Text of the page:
I’m new to PyTorch. I’m working in ANN project and using PyTorch in this project. I didn’t understand the concept of using Embedding for categorical variables. Is it similar to get the dummy variables from Pandas?

What do you mean by categorical variables?

The categorical variables which has ordinal values.

Is it target value for classification task?

Nope. It’s for regression problem. I have some categorical variables in my datasets. In ML, I usually deal with Pandas One hot encoding. But in PyTorch, I cam across embedding concept.

I’ve never seen this before.

Usually embedding layer is used for embedding token’s (encoded words) as it maps it to matrix [sentence_length, embedding_dim] from [sentence_length] and this mapping supposed to have some meaning like king-man+woman=quin in term of vectors.

Dear @kumareshbabuns,

Dummy variables and embeddings (or word embeddings) are two different things. Both are vector representations for categorical variables. The former is a sparse representation where only one of the values of each vector representation is `1`

rest being `0`

. 'Embeddings" are a dense vector representation for categorical variables or words, learned using some other neural network.

One way to understand this in practice could be, say you have 3 categorical variables - `a`

, `b`

and `c`

in your features. Using one hot encoding or pandas dummies you can get a vector representation for `a`

,`b`

, `c`

as `[1,0,0]`

, `[0,1,0]`

, `[0,0,1]`

respectively. Since, there are 3 categories, the size of the one hot encoded vectors is equal to 3, with one value being `1`

. Imagine you have 10000 unique categorical features, each category will then have to be represented using a vector of size 10000 (hence, sparse).

In this case using ‘Embeddings’ could be useful, as you can then learn a dense vector representation (after adequate training) of any size, for each categorical feature. This is particularly the case while dealing with text data as usually high number of unique words exists in a corpus. Therefore, using pre-trained word embeddings or training word embeddings on the fly (using embedding layer) is useful. Remember, to do this you will need to feed the network with a lot of text which contains the words that exist in the dataset. For e.g. to get a general representation of the word ‘sun’ you will need a lot of sentences that contain the word ‘sun’.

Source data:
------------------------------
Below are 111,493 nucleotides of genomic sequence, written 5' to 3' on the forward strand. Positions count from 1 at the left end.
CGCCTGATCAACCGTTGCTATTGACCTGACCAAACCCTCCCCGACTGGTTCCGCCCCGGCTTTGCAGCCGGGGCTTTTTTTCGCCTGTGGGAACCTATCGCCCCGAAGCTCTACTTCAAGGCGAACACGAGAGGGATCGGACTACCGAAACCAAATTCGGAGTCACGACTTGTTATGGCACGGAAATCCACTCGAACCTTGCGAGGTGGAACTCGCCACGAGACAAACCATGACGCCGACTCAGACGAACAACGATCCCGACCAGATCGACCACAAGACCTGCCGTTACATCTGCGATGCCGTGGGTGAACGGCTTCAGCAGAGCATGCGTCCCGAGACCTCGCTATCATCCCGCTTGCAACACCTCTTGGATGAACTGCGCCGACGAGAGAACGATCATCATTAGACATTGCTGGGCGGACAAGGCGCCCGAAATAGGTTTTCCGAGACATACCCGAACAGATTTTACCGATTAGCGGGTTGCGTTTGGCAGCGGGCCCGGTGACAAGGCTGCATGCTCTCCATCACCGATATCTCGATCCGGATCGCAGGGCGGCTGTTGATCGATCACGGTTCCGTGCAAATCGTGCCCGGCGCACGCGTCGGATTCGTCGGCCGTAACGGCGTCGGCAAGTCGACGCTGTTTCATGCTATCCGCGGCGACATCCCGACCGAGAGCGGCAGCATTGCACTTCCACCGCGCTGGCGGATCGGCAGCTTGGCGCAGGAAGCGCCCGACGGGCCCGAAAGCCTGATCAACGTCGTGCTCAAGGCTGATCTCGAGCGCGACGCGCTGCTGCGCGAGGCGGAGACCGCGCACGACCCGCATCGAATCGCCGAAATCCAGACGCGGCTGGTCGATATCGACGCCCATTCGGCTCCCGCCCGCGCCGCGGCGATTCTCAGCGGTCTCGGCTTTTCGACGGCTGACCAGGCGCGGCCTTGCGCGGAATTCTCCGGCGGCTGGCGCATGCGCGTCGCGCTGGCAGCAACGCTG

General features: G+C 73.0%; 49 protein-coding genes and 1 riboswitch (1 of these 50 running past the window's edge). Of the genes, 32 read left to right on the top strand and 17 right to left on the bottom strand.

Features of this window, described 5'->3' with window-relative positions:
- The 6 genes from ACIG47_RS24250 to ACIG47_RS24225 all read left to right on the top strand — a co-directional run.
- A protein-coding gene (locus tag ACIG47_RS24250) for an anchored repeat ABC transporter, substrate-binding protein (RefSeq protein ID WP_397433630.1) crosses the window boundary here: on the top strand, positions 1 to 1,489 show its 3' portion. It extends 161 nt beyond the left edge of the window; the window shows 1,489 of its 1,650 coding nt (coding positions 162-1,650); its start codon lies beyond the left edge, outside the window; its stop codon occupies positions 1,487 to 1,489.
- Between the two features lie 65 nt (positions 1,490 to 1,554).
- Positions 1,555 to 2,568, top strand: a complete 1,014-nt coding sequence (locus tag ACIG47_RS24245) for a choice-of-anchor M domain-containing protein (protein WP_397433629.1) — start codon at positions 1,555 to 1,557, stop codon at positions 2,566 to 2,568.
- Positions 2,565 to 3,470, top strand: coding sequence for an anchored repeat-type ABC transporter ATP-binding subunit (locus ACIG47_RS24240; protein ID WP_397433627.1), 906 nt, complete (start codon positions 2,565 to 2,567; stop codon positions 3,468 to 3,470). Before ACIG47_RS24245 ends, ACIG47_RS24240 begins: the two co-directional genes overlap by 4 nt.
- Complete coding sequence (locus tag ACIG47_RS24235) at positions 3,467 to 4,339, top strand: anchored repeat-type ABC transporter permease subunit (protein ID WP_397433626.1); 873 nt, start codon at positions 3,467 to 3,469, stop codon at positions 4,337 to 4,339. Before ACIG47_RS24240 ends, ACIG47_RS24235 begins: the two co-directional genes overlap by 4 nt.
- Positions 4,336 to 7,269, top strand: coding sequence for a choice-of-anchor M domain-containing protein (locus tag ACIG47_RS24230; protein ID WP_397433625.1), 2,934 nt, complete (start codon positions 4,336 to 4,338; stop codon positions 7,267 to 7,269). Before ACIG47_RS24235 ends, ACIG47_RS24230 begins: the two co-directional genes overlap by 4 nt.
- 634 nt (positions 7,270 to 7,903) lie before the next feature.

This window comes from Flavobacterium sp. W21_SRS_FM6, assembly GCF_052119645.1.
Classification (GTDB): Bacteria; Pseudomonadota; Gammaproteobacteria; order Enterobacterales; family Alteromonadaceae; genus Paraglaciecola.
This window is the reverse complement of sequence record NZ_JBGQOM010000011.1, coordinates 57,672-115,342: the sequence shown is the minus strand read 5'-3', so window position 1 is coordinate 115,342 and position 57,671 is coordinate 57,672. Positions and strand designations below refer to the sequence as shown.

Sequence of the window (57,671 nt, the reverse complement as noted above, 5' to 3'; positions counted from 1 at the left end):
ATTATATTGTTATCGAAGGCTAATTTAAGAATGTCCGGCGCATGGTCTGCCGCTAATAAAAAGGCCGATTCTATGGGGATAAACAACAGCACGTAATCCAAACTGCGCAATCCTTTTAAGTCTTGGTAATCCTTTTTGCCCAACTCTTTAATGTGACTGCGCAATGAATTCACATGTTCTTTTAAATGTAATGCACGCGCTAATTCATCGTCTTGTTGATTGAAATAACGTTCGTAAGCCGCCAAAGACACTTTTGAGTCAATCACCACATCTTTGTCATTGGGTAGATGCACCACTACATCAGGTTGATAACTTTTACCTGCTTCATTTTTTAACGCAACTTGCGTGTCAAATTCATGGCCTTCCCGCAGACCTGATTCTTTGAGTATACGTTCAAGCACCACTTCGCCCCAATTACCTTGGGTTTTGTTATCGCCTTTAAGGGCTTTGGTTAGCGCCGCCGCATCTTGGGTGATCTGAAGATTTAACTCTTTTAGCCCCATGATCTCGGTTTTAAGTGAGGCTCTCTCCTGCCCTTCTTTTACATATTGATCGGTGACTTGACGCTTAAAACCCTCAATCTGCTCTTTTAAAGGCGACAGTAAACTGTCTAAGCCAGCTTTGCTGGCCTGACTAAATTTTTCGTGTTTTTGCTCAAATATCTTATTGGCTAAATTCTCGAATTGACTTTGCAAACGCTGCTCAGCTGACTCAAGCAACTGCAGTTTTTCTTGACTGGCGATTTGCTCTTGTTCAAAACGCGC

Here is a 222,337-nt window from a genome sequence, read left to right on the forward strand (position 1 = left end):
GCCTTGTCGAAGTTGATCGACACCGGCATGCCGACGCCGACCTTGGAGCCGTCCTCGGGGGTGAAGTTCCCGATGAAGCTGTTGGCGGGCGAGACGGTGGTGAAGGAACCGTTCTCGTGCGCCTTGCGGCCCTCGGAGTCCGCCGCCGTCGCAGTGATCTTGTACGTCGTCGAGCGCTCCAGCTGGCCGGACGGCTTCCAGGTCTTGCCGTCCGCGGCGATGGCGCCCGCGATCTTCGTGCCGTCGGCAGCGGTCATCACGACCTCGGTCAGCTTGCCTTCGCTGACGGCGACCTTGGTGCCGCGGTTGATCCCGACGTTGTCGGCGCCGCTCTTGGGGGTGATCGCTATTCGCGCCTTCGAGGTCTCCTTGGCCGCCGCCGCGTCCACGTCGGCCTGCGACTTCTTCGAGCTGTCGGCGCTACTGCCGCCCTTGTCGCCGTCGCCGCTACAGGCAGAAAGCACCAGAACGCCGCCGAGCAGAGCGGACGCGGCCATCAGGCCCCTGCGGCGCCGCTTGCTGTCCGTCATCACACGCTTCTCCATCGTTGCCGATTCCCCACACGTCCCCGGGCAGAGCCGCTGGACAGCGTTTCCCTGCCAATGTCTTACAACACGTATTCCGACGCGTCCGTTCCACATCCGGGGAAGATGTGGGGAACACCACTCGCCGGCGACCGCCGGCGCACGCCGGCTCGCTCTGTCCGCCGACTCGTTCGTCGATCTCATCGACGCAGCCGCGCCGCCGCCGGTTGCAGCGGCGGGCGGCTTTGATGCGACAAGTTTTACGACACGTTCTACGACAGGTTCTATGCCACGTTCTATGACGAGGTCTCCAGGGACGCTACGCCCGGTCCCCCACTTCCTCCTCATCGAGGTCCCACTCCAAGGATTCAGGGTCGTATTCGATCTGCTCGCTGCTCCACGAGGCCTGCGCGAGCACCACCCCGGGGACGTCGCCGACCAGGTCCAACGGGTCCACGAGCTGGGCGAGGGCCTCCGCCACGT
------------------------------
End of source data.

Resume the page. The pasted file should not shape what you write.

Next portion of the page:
In a scenario where the input is a mix of categorical and numerical features, one can either use pre trained word embeddings for categories and concatenate them with the numerical features. E.g. if one input sample is -> [1,20, a, b], you can either pre process the input and replace ‘a’ and ‘b’ with the pandas dummies. In this case the input will look like - [1, 20, 1,0 , 0,1] (considering only ‘a’ and ‘b’ exists).

OR

Use an embedding layer for processing ‘a’ and ‘b’ part of the input and concatenate the output of embedding layer with [1,20]. Therefore the input become - [1, 20, `<embedding for a>`

,` <embedding for b>`

]

Hope this helps.

Thank you

Hi @anksng , I am sorry for responding so late but i found your comment and it is exactly what I am looking for! I wish to execute your last example (taking away continuous features and concatenating the categorical ones later), but I don’t know where to start. Would you happen to know a tutorial or a good way to perform this embedding treatment of the categorical features? I currently have a dataset of 27 features, of which 20 are categorical. I wish to extract the 20 categorical features, treat them with embedding, and them add them back to the dataset when done…

I hope you can help me!

Hi Erkinovic

Probably too late to reply. Even I have found this topic very confusing. So I took some time to come up with a blog post to explain how one can use categorical features and create an embedding layer out of it. Possibly, it can also be combined with continuous features as well

There is a Colab Notebook as well to experiment with this concept.

Hope the community benefits from this!!